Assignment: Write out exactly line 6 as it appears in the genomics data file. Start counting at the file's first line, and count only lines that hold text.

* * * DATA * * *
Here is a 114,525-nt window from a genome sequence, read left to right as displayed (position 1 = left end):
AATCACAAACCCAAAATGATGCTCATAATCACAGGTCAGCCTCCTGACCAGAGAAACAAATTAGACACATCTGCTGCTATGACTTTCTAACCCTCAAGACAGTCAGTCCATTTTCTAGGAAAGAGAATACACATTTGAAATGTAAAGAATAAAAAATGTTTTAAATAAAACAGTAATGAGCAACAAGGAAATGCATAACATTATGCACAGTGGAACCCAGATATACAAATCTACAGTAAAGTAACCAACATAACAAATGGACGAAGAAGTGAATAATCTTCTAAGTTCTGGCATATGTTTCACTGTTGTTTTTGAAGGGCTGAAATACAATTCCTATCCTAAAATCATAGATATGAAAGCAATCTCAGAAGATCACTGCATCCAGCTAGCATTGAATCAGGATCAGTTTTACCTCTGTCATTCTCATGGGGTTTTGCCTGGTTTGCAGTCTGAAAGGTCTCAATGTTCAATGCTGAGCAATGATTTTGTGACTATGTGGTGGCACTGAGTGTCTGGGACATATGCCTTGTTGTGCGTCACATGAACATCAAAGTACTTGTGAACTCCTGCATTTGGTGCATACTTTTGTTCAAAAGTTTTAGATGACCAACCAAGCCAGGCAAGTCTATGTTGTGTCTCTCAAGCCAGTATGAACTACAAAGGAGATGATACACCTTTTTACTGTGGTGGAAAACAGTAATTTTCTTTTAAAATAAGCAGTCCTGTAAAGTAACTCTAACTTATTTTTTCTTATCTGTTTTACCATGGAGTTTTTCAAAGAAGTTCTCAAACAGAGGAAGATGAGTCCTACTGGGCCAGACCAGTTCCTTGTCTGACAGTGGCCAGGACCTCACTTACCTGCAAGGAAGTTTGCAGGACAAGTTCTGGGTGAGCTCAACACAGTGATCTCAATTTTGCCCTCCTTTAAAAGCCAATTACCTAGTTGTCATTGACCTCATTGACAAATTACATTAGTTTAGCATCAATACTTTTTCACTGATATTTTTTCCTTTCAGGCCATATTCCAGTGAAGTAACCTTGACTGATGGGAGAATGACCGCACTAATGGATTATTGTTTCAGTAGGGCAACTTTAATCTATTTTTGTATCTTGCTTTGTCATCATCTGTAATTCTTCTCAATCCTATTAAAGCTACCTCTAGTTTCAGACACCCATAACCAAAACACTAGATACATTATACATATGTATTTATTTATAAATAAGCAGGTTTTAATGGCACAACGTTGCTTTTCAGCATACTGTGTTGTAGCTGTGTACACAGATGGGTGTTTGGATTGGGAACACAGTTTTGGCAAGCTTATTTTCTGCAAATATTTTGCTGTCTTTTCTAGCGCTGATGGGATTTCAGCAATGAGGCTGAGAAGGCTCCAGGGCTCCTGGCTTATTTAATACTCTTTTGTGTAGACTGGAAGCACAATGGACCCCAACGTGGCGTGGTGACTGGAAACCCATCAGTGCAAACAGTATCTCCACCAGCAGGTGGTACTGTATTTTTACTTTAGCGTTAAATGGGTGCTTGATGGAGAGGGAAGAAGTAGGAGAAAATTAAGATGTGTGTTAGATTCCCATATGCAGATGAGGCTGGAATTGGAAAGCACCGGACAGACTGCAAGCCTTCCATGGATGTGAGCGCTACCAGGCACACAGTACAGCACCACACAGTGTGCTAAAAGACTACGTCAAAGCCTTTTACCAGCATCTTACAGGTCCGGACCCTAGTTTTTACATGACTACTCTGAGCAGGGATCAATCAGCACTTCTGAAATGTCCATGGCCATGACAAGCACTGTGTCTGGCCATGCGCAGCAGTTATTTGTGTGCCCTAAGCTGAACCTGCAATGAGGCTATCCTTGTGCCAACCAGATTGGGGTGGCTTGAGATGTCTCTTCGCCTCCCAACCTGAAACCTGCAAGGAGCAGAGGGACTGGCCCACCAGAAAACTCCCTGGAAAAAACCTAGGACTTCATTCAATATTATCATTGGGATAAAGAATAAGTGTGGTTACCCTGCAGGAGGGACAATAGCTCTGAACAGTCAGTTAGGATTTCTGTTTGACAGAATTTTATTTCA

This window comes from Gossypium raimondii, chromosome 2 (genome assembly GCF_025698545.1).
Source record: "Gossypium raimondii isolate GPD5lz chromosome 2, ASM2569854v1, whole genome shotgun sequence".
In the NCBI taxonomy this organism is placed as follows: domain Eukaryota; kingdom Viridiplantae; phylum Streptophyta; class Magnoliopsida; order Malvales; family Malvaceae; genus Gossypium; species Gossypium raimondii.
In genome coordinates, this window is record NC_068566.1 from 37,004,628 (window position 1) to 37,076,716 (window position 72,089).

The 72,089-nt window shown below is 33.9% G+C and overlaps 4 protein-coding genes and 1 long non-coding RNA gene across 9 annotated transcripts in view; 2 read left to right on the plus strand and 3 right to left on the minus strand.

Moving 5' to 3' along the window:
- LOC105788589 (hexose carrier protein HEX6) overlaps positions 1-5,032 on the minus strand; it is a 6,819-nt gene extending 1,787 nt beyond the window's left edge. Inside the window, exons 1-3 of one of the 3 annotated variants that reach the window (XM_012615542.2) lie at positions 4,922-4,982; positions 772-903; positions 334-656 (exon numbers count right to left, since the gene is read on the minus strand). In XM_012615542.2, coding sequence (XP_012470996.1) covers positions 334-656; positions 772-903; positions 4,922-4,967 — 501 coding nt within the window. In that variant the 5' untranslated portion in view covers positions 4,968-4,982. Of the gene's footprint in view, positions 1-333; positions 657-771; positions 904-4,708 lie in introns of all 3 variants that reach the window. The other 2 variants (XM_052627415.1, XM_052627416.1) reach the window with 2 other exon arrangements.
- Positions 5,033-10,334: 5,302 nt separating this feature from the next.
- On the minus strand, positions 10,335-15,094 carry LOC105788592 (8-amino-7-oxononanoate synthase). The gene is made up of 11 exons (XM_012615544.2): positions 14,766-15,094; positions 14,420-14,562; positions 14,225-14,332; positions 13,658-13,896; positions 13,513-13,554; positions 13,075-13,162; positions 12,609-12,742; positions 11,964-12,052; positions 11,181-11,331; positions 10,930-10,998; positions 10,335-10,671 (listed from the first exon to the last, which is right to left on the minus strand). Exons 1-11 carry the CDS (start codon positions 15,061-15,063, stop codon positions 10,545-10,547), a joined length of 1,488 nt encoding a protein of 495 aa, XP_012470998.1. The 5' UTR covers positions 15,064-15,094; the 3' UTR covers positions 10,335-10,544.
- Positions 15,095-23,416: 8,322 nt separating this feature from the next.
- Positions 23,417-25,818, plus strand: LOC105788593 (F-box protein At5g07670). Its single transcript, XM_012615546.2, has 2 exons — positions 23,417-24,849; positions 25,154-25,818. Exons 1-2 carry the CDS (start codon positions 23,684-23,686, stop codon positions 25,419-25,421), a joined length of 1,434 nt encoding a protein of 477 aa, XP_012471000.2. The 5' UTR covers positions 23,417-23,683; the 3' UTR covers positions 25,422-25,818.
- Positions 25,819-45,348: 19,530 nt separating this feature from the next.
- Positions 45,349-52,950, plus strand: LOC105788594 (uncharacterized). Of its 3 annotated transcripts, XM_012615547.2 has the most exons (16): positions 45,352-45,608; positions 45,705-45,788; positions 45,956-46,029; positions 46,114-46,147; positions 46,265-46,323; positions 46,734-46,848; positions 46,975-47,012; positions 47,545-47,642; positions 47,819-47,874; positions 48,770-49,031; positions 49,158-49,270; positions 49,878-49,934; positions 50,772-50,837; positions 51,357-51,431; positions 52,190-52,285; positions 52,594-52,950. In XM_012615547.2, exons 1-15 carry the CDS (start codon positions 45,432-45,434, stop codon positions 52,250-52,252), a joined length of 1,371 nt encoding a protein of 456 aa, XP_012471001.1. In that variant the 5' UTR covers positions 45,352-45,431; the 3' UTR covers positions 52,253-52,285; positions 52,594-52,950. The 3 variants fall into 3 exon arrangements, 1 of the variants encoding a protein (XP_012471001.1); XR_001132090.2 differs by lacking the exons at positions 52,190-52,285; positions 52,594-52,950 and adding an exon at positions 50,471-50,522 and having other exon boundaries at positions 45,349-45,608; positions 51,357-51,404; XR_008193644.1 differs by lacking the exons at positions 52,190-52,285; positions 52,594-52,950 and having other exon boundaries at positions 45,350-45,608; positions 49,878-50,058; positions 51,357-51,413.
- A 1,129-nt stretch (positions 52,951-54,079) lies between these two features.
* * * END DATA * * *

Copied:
In genome coordinates, this window is record NC_068566.1 from 37,004,628 (window position 1) to 37,076,716 (window position 72,089).